Most of Don's cars come with side panels, a half hood and a roof. We decided we wanted a fully enclosed body with a curved windshield. We asked for a raised 'V' shape in the hood rather than a flat hood. It looks fantastic and has a vent in the front to allow some air flow into the car. For the windshield they made the entire assembly into a one piece design. They welded the dash, windshield frame and a small section of the roof together. Looking at it from the outside you can't tell these parts were welded together.

The body is a work of art! Amazing craftsmanship on the hood
Rear end with a built in fire wall Wing trunk

Simply amazing what these guys can do! In the rear of the car we had them add an enclosed area; just behind where the seats will be (this was not fully complete when pictures were taken). The top of it has 2 compartment doors to allow access to the gas tank, battery, cooler, and a tool bag. For a wing trunk we had them build an enclosure around the radiator (radiator pictured is for mock up only) that featured a built in wing trunk. Having the trunk in this area rather than at the very end of the car gives a cleaner look and better access to the motor. Emil and his staff are master aluminum craftsman! The work they did is simply amazing!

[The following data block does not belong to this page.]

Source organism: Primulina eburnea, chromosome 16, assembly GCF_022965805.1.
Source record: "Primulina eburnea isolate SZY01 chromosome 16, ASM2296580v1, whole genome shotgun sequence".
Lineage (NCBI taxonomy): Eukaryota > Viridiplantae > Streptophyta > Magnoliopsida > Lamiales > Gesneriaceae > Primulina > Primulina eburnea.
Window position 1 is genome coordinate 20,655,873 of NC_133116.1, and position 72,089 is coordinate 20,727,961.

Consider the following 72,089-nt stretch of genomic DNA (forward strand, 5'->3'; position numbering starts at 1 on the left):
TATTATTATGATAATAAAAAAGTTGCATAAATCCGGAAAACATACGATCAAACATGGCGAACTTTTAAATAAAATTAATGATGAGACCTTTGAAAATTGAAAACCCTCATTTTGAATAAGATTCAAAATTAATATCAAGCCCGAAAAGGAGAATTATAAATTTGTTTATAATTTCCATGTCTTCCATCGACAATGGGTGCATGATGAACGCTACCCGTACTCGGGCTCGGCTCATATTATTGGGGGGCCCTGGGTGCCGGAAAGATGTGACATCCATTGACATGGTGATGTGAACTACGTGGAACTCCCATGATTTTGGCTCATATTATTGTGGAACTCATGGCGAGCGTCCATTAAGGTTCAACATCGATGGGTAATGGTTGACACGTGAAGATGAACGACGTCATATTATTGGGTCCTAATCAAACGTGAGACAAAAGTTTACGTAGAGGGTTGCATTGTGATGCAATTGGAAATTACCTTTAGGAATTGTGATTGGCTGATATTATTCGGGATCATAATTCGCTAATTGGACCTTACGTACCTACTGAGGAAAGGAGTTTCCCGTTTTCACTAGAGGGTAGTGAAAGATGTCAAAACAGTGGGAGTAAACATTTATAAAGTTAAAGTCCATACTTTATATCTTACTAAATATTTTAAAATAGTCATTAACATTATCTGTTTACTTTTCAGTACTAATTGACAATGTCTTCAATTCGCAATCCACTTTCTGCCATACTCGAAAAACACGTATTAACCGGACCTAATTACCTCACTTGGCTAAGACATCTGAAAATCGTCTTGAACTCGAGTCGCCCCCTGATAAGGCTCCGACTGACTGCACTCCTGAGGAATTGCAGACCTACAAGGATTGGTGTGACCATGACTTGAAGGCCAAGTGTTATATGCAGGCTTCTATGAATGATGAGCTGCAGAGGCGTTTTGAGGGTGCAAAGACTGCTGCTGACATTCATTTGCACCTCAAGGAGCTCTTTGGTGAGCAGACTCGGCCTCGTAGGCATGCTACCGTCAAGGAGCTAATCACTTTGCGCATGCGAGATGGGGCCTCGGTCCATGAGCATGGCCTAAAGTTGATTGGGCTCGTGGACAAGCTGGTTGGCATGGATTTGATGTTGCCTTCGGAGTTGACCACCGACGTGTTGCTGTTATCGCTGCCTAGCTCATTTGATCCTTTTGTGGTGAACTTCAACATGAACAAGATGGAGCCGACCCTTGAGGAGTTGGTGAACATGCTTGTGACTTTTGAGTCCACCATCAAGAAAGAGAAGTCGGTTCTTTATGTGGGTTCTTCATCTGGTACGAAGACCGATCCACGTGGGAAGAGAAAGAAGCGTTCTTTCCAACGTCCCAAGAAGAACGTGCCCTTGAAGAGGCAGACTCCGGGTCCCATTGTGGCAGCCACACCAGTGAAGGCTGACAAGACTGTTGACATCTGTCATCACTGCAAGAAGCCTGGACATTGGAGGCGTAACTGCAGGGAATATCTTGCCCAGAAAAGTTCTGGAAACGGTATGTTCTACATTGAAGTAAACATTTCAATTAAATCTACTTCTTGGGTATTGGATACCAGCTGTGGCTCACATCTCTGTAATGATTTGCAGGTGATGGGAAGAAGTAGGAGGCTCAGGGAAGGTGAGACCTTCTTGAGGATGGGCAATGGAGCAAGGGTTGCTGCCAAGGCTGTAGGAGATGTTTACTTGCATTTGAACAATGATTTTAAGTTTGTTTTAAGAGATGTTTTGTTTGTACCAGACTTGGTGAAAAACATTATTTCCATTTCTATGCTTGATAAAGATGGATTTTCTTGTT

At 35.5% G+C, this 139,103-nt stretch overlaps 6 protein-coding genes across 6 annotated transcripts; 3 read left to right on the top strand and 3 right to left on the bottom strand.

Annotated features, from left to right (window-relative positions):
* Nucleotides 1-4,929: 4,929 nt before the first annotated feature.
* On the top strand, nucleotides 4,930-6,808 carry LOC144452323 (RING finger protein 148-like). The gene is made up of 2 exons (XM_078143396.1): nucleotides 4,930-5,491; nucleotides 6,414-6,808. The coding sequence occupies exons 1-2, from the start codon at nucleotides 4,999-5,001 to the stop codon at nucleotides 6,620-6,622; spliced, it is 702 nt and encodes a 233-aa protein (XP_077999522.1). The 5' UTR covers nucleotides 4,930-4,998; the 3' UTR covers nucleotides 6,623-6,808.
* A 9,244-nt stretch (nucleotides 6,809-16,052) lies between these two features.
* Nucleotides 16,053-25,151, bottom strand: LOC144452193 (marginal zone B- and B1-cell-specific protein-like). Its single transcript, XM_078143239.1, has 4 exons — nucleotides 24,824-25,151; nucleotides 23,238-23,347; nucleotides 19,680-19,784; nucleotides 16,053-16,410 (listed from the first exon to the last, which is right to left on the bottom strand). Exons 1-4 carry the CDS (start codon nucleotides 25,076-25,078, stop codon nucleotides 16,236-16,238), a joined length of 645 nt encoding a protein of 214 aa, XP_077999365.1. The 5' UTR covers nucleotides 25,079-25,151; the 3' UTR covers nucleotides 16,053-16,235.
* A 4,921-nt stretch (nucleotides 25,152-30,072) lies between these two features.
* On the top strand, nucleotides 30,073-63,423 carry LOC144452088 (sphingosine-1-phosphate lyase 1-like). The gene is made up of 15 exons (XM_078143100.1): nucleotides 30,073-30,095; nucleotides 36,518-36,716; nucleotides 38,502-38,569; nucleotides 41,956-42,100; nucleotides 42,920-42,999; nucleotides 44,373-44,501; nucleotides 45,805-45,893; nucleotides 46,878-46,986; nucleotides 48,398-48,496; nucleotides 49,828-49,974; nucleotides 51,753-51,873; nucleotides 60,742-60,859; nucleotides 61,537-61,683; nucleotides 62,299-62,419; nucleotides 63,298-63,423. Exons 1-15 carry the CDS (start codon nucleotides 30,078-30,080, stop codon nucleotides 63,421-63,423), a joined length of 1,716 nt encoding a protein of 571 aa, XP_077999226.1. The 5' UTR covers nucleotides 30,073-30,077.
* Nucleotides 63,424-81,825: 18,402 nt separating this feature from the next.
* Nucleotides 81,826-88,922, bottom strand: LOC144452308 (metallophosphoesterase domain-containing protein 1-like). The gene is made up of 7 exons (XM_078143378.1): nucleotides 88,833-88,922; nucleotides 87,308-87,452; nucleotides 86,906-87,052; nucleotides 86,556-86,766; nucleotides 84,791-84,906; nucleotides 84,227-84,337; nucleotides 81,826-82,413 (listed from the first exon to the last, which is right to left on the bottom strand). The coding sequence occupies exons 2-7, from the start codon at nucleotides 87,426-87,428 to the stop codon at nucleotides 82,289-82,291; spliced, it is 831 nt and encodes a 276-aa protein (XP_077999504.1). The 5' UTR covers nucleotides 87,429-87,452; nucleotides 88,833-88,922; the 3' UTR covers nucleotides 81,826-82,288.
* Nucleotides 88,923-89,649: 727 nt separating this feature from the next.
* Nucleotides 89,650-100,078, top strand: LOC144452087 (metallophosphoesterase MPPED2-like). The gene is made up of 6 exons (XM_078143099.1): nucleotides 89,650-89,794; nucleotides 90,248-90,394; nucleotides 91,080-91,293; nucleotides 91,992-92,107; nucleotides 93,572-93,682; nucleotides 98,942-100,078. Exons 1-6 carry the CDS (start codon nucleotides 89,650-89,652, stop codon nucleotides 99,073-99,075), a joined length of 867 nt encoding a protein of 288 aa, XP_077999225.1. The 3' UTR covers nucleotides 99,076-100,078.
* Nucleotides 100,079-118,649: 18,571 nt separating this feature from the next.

Dash and windshield area Storage compartment doors